If you’re going open up the kitchen and let the world see how you’re making the sausage, don’t be surprised if more than a couple of them lose interest no matter how good you promise it’s going to taste once it’s cooked.

Dull roar…

The dull roar of the shredder was my companion today. The previous occupant of my desk was apparently something of an old school bureaucrat; bound and determined to maintain hard copies of just about everything – emails, briefing slides, memos, checklists, and all manner of ephemera that go along with spending your life in service to Uncle’s great green machine. The reason I know this is that since I moved in a full file drawer and approximately twenty three-ring binders have been keeping me company here at my desk.

For the last six months I’ve been bound and determined that I wasn’t going to fall into the trap of picking up that mess just because I happen to be here now and he happens to be long gone. That makes about as much sense as going to the dog park and picking up after someone else’s dog. Sure, you can do it, but why would you?

Today, I hit the point of exhaustion – or maybe the point of exasperation – with needing to shuffle around that long forgotten paperwork to get to things I actually need for myself. I attacked the monument to bureaucracy with gusto and was soon rewarded with easily 2000 pages of documentation whose ultimate fate was shredding and ignoble recycling into consumer paper products. Call me crazy but chance of my being called on to produce a 5 year old email addressed to someone else about a project that has been closed out for 4 years seems to be slight at best. It’s almost as if we’d have all been better off if no one had hit “print” in the first place.

And that brings me to my point – I hate paper documents. I avoid them at all costs. When they show up uninvited at my home the first thing that happens is they get transformed into a beautiful PDF, get a searchable name, and then go into the archive for use in the future if it turns out that they’re ever really needed at all. As often as not, that’s the last time human eyes will ever look upon those particular electrons. It’s an approach that’s served me well at home for almost a decade now – virtually making the one lone file cabinet I own obsolete. Now if I could just convince the office that fully digitized documents are better for everyone…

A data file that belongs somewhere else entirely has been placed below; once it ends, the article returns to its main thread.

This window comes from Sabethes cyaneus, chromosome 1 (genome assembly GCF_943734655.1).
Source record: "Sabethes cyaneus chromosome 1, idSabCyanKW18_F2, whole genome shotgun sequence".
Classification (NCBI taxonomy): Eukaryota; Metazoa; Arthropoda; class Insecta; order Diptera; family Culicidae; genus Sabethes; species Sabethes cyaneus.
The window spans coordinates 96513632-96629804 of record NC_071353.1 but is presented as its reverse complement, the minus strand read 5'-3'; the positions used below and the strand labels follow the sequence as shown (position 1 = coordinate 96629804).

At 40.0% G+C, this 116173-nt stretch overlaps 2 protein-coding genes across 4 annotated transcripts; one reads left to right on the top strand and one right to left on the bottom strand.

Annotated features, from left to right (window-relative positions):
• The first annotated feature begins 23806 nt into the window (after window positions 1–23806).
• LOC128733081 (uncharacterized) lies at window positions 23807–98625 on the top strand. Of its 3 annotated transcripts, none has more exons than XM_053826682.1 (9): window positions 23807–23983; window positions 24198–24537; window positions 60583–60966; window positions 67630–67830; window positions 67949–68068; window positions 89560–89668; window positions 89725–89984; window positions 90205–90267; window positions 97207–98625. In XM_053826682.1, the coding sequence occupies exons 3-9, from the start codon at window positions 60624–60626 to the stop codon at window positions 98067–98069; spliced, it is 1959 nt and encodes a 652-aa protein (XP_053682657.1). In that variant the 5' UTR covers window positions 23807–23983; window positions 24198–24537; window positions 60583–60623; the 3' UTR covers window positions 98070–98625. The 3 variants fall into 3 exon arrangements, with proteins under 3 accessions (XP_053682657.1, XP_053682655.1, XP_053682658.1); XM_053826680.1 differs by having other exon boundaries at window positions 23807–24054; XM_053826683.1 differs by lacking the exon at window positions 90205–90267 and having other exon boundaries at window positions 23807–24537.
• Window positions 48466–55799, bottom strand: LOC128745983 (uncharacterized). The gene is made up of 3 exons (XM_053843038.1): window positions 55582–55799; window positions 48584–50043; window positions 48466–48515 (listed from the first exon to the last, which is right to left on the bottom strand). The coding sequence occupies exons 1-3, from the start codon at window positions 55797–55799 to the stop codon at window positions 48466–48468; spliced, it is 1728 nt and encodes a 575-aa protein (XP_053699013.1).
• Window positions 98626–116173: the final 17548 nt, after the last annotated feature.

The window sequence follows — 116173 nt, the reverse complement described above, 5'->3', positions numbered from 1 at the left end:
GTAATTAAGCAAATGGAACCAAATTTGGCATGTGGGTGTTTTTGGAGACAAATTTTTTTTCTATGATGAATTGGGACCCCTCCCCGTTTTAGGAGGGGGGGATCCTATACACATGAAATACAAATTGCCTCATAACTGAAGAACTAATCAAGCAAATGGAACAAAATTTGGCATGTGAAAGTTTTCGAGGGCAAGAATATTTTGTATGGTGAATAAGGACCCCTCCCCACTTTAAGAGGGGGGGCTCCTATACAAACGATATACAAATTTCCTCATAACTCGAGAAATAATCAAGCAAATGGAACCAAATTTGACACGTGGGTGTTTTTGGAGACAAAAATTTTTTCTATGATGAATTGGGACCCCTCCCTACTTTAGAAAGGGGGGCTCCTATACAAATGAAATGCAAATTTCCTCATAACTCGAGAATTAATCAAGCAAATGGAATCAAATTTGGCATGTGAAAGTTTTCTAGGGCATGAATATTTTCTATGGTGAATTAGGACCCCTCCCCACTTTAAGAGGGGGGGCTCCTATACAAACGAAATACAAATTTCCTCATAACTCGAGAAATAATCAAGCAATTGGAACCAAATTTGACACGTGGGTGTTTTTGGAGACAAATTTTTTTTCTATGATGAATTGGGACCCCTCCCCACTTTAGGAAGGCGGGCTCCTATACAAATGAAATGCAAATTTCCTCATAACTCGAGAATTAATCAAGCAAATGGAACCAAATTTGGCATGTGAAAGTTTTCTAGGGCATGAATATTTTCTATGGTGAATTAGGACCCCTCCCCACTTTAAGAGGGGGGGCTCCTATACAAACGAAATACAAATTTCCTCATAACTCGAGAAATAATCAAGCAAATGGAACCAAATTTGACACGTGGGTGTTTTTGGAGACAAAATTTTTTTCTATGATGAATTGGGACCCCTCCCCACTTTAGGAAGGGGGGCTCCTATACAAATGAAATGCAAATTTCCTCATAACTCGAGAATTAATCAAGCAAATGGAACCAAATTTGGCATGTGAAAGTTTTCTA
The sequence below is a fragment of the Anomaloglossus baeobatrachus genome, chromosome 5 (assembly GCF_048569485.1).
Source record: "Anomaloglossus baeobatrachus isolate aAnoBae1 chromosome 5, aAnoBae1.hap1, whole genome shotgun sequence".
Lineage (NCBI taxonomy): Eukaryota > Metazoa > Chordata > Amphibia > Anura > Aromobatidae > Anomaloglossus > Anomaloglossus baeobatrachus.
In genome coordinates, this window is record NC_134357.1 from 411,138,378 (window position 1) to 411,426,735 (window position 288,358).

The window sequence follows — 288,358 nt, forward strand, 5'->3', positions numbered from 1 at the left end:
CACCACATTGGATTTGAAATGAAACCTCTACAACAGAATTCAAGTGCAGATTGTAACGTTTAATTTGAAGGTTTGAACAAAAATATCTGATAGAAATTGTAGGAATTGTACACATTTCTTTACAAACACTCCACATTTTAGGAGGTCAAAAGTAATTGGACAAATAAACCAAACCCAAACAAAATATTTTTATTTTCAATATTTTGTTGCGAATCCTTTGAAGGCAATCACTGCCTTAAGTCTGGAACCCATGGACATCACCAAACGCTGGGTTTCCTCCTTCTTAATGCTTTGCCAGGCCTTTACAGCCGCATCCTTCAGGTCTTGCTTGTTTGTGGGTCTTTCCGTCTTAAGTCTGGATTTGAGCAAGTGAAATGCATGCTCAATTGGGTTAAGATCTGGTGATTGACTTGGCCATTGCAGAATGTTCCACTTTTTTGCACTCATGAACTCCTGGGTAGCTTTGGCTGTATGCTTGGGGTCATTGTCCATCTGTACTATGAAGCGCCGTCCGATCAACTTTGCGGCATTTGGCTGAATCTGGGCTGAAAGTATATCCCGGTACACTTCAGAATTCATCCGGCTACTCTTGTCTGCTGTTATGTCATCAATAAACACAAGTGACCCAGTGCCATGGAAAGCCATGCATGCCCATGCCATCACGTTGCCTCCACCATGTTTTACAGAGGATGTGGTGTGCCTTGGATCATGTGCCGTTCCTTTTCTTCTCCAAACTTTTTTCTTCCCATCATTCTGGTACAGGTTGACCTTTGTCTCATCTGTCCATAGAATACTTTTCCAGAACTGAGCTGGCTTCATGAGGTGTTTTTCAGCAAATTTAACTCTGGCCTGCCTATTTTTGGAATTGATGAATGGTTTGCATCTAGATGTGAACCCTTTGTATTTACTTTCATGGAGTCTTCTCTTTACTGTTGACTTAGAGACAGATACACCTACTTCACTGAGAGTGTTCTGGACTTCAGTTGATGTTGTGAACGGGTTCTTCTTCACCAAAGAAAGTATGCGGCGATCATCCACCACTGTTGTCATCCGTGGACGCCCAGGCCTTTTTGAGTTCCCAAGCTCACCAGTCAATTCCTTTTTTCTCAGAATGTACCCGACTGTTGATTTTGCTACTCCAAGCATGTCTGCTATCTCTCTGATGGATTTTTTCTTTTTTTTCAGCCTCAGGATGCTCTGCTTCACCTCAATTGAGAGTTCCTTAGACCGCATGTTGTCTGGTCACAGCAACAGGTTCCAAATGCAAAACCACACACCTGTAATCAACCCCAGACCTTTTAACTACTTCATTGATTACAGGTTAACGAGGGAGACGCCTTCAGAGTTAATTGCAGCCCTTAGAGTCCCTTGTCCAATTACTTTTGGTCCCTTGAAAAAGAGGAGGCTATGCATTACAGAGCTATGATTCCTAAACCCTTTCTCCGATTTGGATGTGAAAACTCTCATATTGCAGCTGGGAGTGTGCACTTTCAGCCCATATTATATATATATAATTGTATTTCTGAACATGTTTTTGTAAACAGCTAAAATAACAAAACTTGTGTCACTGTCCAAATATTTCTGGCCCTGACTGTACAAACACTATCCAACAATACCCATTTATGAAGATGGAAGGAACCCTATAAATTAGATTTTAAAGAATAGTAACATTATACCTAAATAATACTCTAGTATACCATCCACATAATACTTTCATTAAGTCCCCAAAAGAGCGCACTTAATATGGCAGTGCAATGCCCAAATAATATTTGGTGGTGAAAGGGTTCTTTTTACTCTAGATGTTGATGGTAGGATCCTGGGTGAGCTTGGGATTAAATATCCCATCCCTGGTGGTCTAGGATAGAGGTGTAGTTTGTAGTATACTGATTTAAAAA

I’m not holding my breath on having any ability to urge the behemoth to step into the twilight of the 20th century so the shredder’s dull roar will likely be my near-constant companion for the next two decades.

Of dogs and frogs…

With Winston limping around in the ranks of the walking wounded, yesterday was about as low key a Sunday as you can get. Given the ridiculous amount of joint medication, arthritis medication, steroids, and pain meds coursing through his 70 pound system, I guess I shouldn’t be surprised that he seems to be making out much better than I expected. His left, rear ACL is definitely blown, though so now it’s a matter of making some hard decisions about what standard of care makes sense for a slightly overweight, middle aged bulldog. I’m going to schedule a consultation with the local orthopedic vet to get a better read on what my options are at this point. Knowing that he’s a surgeon, I’m well aware that when your primary tool is a hammer, every problem begins to look like a nail. I’ve done more reading about animal physiology in the last three days than I have in the last 30 years. Let’s just say that the camps are pretty evenly split on what is a “reasonable” course of treatment. I’m struggling to find the fine line between “heroic” and “fiduciarily irresponsible.”

While we’re on the topic of pets, if there’s anyone out there thinking about becoming the proud owner of tree frogs, you should think long and hard about that decision. I’m pet sitting a pair of the little buggers this week and let’s just say that for something about the size of a matchbox car that live in an aquarium, they’re an inordinate amount of work. To be fair, I have to admit, the real issue isn’t the frogs. They’re actually pretty fun to watch as long as you don’t mind laying out a nightly cricket buffet. Dialing in the automatic mister on the other hand has left me puzzled, perplexed, and occasionally saturated when I open the eclosure door at precisely the wrong moment. Even at the lowest settings, the damned thing seems to blow though a gallon of water every few hours… Which doesn’t sound like much until you remember that the tank isn’t very big and there’s nowhere for the water to go once it’s been sprayed. I now own a turkey baster for the first time in my life… Although after sucking up several gallons of frog water, I don’t think this one is destined to live in the drawer with my other kitchen gadgets.

For the record, the baster method of water removal isn’t particularly efficient, I think with a little know how and the right length of plastic tubing, I might be able to rig a siphon to at least get the job done a little faster. Or I can just give in and pick up a spray bottle if I want to go all low tech about it. Come on, tell me that doesn’t sound like an entertaining Monday night.